Monsoon Preparedness Guide


The Arizona monsoons provide unique and complex challenges for the Town of Oro Valley, which is why the Stormwater Utility was developed in 2008. This division of the Town’s Public Works Department was established to protect Oro Valley’s working and natural environments before, during and after the occurrence of storm events. Some activities where you can see Stormwater Utility in action include, but are not limited to: street sweeping, storm cleanup, drainage channel vegetation maintenance, and storm system inspections. 

The Stormwater Utility is an excellent resource for information about floodplains, stormwater quality, and illicit discharge control.

Download the Monsoon Preparedness Guide(PDF, 200KB)

Get prepped for future emergencies during National Preparedness Month (By Golder Ranch Fire Chief Randy Karrer)

Are you monsoon ready? (John Spiker,Oro Valley Stormwater Utility Division Manager.)

Monsoon 2022: Majesty and MightThis TV special, created and produced by KGUN9-TV in Tucson, has video resources to keep you informed about monsoons.

What is a Monsoon?

Every summer, Southern Arizona experiences a weather phenomenon known as monsoon season. From approximately June 15 to September 30, monsoon season is marked by intense rain, lightning shows and thick dust storms.

While the rain provides a welcome relief from the usual arid heat, the high winds and thunderstorms that accompany this weather shift often create treacherous conditions. Dust storms and flash floods are prevalent during this time of year, making it exceedingly important to be prepared.

Driving during Monsoon Season

Thunderstorms, thick dust storms and flash floods are all very common during Southern Arizona’s monsoon season. They also create hazardous conditions for motorists. Given the many washes and hills located within Oro Valley, it is critical to reacquaint ourselves with how best to handle adverse weather conditions while on the road.
Heavy Rain

  • Ensure a safe following distance between cars—four seconds is ideal for stormy weather. Tires lose traction on wet surfaces, which can make it harder to stop suddenly.
  • Watch for large vehicles traveling through puddles. They can throw blinding sheets of water across your windshield. 
  • If you begin to hydroplane, remove your foot from the gas pedal until you regain traction. Do not brake suddenly. If you are sliding, turn the wheel in the direction of the slide to straighten out.

Dust Storms

  • Avoid driving during dust storms.
  • Turn on your headlights and slow to a reasonable speed. Never stop on the pavement during a dust storm.
  • If the storm becomes too severe, pull off the road as far to the right as possible, turn off all lights and set the parking brake.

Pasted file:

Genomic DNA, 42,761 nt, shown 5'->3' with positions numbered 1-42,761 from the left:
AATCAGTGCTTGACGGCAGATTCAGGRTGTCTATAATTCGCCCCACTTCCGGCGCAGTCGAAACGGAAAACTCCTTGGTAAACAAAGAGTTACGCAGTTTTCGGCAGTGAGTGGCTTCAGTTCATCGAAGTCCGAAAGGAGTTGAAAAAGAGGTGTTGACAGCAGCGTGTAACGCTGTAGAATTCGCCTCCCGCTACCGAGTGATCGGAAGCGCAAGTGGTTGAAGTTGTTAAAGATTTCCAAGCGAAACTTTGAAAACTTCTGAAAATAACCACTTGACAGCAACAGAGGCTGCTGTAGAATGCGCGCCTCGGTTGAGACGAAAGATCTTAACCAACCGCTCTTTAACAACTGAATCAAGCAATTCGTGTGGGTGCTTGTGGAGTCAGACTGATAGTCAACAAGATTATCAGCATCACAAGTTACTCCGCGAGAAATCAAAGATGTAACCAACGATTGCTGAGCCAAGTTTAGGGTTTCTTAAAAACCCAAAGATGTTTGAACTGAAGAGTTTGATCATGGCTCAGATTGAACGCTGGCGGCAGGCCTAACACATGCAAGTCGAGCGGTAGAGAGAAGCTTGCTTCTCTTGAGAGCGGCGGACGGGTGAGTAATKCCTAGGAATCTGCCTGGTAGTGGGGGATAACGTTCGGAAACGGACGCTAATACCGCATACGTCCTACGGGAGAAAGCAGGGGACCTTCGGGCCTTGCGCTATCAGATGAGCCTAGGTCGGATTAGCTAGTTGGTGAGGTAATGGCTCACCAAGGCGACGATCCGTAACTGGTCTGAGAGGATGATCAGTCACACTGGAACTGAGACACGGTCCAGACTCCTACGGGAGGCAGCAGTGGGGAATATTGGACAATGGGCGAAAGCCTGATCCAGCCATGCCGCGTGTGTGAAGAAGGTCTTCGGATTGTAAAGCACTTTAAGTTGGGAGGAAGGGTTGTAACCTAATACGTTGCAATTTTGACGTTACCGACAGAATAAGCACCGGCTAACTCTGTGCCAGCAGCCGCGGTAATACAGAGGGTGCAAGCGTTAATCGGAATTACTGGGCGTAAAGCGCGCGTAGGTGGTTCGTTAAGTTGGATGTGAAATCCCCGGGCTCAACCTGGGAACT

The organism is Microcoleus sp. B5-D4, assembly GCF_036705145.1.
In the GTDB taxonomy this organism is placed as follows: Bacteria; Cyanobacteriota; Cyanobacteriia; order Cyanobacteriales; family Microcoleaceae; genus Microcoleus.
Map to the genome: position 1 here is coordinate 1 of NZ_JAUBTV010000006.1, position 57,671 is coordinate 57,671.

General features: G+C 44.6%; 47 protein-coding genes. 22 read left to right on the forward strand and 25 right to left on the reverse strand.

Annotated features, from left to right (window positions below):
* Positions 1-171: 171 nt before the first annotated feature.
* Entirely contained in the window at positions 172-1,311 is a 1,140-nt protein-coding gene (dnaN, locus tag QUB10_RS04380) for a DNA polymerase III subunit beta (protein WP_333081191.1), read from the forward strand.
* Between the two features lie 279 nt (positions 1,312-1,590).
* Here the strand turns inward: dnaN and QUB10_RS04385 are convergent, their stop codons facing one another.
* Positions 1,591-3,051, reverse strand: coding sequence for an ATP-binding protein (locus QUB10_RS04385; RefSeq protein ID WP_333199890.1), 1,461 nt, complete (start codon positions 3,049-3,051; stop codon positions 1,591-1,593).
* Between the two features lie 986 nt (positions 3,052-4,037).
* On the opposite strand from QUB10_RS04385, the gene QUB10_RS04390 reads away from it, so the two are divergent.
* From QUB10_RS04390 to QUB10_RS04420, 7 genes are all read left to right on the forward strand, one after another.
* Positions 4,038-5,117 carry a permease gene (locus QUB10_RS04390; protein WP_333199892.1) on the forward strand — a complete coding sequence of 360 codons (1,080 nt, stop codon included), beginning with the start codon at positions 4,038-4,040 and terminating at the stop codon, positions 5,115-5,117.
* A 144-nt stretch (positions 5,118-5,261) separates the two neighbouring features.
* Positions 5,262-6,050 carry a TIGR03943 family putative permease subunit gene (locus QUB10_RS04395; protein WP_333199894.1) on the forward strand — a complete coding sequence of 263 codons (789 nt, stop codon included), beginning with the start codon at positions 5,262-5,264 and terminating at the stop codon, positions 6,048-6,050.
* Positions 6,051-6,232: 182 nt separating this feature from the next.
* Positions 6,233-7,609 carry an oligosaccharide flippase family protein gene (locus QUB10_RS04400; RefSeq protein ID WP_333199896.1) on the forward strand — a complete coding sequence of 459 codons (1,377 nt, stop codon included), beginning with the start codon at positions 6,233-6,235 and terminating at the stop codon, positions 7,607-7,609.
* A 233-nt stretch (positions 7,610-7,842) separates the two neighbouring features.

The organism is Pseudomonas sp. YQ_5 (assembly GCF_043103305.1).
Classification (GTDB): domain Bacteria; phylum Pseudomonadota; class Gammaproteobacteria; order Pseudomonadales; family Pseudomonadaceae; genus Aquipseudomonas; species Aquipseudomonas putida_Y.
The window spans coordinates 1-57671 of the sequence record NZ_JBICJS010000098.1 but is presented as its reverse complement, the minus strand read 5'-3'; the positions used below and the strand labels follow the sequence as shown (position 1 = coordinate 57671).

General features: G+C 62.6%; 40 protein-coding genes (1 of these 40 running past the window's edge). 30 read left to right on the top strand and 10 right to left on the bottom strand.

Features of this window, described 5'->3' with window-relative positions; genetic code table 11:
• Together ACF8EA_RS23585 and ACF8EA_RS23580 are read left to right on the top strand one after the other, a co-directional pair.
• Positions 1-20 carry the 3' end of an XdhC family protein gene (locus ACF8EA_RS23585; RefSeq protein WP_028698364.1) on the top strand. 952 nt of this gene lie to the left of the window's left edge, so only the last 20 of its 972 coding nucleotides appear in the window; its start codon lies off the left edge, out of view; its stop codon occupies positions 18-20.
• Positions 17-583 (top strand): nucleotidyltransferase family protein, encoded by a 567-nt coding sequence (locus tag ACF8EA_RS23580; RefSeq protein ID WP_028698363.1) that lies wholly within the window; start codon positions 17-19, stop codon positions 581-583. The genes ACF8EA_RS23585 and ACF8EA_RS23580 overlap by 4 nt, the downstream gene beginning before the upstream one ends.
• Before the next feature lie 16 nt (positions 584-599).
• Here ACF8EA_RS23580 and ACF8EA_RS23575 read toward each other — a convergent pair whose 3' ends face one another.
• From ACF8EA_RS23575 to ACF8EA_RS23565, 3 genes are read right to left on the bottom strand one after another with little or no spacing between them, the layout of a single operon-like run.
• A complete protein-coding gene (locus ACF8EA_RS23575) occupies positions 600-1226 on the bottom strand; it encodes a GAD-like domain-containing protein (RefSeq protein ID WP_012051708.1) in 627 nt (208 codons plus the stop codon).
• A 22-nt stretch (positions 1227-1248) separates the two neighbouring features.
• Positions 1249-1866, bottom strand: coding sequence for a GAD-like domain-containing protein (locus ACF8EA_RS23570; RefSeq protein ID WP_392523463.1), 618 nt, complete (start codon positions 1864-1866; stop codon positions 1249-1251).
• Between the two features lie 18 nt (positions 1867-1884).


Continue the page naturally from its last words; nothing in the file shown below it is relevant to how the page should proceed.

• Do not turn on your hazards or keep your foot on the brake. Other cars may think you are still in motion and try to follow you.

Arizona Stupid Motorist Law

Many roads which flood during monsoon season have roadblocks or barriers to keep drivers from entering. These signs and barriers must be adhered to, otherwise you could be required to pay for emergency services should you become stuck. Per Arizona State Law A.R.S 28-910, any motorist who drives past a safety roadblock into a flooded wash or channel may be liable for the expense of emergency rescue services (up to $2,000).


Emergency Preparedness

The severe storms brought on by monsoon season can lead to a number of different emergencies, from power outages to flash floods. It is vital that all households prepare a contingency plan in case of an emergency.

Emergency Kits
Each household should put together an emergency kit. These kits should reflect the size of the household and should be maintained and updated regularly.

Formulate an Emergency Plan

  • Identify meeting locations both inside and outside of the neighborhood for your family/household.
  • Identify non-local emergency locations where you will meet if the inside/outside neighborhood meeting locations are not accessible. This can be an out-of-town friend’s house, shelter, or hotel.
  • Name an out-of-town contact. This can be someone who lives beyond the immediate area who will serve as the main point of communication for your household. This person is particularly important should your household get split up in an emergency.
  • Make sure everyone in your household is familiar with alternative routes through town. The route you usually take could become blocked, so it is important to know the area.

Though rare, there is a possibility that during monsoon weather conditions, evacuations could become necessary. Follow the 5 P’s of Immediate Evacuation in order to be prepared and remain safe.

  • People and Pets and other livestock
  • Papers and important documents
  • Prescriptions like medications, eyeglasses, hearing aids, etc.
  • Pictures - irreplaceable memories
  • Personal computer and information on hard drives or disks